The Carnegie Center for Art and History, a department of the New Albany-Floyd County Public Library, serves as a cultural resource for the education and enjoyment of the citizens of Floyd County and the surrounding metro area. To fulfill that mission we collect, preserve, and interpret the history and heritage of Floyd County; promote an appreciation of and participation in the visual arts; and preserve the historic Carnegie Library building in which the museum is housed.
Andrew Carnegie, the Scottish-American industrialist, used his vast wealth to fund his passion for free access to education and literacy. In his lifetime he funded thousands of libraries, schools and universities around the world, donating the modern equivalent of more than 76 billion dollars of his fortune.
Indiana is home to more Carnegie libraries than any other state and New Albany is just one town that benefited from Andrew Carnegie’s generosity. Our stunning home was designed by famed Louisville architectural firm of Clark and Loomis, which would later go on to design the Speed Art Museum. Construction on the library began in 1902 and was completed in 1904.
The building served as the town’s library for 65 years. In 1969, New Albany-Floyd County Public Library moved into much larger premises at 180 West Spring Street, where it remains today.
After the newly vacated former library building was threatened with demolition, a group of citizens formed the Floyd County Museum in 1971 as a local history museum and art gallery. The Floyd County Museum was incorporated into the New Albany-Floyd County Public Library in 1988.
After a major renovation in 1998, the museum was renamed the Carnegie Center for Art and History. The name better reflects our library heritage and mission to protect the historic building, to collect, preserve and interpret local history and to promote an appreciation of and participation in the visual arts.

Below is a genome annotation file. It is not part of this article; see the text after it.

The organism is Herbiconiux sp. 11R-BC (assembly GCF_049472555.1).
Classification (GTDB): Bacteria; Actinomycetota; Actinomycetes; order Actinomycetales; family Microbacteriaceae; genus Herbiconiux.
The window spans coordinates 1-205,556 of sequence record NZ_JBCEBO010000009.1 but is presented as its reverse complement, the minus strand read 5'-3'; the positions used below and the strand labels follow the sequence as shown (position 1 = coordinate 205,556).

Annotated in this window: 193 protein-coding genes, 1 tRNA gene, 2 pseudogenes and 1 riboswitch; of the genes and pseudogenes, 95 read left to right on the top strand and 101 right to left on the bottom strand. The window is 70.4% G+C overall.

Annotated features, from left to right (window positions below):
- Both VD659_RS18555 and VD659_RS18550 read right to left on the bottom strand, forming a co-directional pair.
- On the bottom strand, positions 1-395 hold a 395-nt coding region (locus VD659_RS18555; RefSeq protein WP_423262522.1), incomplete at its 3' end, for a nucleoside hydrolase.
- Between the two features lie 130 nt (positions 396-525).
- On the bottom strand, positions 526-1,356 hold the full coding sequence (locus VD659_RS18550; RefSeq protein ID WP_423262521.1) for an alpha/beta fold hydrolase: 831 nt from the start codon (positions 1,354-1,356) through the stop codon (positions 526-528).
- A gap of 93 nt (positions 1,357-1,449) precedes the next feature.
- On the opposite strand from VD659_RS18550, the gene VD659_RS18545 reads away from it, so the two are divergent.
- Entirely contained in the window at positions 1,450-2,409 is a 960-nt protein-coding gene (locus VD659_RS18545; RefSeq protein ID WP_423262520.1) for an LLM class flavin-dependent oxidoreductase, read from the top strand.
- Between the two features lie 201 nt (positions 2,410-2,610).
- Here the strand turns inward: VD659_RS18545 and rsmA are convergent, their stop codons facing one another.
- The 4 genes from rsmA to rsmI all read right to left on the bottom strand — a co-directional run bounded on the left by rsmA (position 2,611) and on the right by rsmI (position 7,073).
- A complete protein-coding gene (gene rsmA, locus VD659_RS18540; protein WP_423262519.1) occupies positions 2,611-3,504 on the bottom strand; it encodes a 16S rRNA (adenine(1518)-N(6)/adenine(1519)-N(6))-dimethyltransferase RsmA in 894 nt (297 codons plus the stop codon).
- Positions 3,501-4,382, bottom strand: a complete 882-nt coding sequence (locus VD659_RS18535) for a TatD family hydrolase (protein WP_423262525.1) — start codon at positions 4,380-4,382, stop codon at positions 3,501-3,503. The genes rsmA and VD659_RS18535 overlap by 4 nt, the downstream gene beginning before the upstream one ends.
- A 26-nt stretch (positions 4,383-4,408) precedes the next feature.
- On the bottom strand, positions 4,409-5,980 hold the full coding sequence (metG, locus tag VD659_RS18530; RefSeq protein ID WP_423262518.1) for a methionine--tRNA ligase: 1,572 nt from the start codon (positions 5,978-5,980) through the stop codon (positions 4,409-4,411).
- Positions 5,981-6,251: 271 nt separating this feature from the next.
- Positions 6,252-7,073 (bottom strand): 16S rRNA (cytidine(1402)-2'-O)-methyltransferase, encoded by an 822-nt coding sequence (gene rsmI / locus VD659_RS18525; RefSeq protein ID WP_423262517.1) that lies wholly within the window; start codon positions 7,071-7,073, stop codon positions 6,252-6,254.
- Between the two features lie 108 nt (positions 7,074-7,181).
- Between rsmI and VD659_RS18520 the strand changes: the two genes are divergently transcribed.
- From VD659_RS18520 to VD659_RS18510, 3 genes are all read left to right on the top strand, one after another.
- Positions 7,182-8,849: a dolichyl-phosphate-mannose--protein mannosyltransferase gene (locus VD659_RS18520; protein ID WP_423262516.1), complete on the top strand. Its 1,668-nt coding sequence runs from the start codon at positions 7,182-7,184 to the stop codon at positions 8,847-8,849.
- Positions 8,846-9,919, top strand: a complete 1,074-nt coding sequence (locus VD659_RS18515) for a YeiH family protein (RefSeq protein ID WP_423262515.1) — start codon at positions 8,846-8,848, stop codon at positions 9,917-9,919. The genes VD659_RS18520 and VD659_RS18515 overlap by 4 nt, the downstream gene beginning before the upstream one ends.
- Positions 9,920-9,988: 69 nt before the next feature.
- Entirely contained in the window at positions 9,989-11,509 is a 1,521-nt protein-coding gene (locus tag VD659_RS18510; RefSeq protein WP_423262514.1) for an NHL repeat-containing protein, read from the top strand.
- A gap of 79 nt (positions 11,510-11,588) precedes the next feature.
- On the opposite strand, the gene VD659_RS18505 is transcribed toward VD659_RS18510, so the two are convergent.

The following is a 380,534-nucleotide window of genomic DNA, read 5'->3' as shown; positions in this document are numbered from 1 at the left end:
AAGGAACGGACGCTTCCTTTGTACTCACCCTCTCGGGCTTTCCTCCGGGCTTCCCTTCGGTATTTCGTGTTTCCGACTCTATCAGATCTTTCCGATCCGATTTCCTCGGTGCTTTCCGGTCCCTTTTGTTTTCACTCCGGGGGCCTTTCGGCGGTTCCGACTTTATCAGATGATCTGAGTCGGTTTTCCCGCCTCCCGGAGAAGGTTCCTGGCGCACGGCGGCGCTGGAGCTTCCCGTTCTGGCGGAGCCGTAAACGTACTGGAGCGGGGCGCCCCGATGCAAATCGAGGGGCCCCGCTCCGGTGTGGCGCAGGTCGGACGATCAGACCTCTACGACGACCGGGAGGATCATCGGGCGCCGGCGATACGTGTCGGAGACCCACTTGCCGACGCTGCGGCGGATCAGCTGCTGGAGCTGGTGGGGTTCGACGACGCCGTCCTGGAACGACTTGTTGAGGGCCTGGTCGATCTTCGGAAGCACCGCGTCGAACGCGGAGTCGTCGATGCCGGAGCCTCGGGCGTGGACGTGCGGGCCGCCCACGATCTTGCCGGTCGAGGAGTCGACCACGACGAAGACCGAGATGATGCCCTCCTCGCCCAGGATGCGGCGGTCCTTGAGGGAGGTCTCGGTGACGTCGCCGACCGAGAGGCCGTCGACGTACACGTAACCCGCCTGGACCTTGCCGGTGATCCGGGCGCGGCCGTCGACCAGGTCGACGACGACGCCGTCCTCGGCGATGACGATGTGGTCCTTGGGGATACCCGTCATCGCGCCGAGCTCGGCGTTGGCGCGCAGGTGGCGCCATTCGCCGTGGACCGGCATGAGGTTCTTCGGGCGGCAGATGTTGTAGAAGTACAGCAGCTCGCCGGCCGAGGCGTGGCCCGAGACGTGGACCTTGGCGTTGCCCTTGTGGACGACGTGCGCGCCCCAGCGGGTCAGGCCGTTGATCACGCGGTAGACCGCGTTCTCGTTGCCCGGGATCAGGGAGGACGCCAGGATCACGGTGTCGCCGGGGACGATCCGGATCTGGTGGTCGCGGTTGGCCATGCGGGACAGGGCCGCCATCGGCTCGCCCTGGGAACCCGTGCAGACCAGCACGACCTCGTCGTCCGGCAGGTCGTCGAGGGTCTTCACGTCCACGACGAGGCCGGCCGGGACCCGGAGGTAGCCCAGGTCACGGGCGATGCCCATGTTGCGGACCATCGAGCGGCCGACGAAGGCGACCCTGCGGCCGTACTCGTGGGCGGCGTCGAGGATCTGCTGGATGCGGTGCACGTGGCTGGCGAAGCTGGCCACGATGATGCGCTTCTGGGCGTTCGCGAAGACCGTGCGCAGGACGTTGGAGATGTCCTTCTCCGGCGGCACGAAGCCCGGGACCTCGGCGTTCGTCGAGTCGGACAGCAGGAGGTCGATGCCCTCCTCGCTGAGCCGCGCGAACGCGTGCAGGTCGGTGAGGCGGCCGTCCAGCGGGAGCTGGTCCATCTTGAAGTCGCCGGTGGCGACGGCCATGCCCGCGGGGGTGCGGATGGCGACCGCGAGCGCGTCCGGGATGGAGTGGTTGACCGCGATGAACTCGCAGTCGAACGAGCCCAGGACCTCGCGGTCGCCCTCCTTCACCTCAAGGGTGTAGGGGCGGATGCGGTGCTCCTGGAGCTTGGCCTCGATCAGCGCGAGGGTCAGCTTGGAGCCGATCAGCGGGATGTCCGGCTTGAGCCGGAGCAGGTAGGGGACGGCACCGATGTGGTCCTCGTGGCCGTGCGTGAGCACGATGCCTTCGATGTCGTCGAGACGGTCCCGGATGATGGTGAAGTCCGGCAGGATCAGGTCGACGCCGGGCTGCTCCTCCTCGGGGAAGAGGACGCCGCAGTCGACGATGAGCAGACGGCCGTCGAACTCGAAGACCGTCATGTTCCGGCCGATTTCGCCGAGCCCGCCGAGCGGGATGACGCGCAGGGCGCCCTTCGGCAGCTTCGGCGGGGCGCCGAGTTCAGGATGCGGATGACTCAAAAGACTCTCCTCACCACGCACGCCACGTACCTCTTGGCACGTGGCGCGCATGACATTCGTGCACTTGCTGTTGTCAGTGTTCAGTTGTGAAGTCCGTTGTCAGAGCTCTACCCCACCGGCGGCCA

The Carnegie Center for Art and History stands as testament to the dedication of New Albany’s residents – to preserve our town and our region’s past, to educate our children, and to celebrate the arts.
The Carnegie Center is pleased to be a member of the United States National Park Service’s Network to Freedom. The Network to Freedom was implemented with the National Underground Railroad Network to Freedom Act of 1998 as an effort to connect and preserve local historical places and museums associated with the Underground Railroad. More information on the Network to Freedom can be found here. The Carnegie Center’s membership in the Network to Freedom strengthens our mission to preserve the history of New Albany and provide that history to a national network.
The Carnegie Center for Art and History is supported by the Indiana Arts Commission
Eileen has worked in museums and higher education for more than sixteen years. She earned her PhD in art history in 2017 with a specialization in nineteenth-century American landscape painting.
Daniel is an occasional artist and full-time curator who’s been working with galleries and museums since — as he elegantly describes it — the turn of the century. With a degree in Sculpture and Drawing, as well as an affection for soccer, marketing, and Banksy, he’s definitely the Center’s resident Renaissance man. However, and when his mind isn’t on art or soccer, it’s often filled with thoughts of wolves, conspiracy theories, or playing an endless loop of the opening riff from Smoke on the Water. So, yes. He’s also a little bit different.
Al is our Coordinator of Public Programs and Engagement at the Center, but he’s worn many different hats during his career. His credits include a stint as Curator and Exhibitions Coordinator at the Louisville Visual Art Association, Director of StudioWorks, and arts writer for Kentucky Homes and Gardens magazine. Al has been an exhibiting artist and an active advocate for the local and regional visual arts for over 30 years.
Delesha has been the smiling face of the Center since 2007, but has actually worked with the Library for over 25 years. She’s an avid reader who loves to spend time with her grandkids, and she’s very involved with her church. Not surprisingly, Delesha is also never shy to profess her love for New Albany.
Ron A. Stiller
Robin L Miller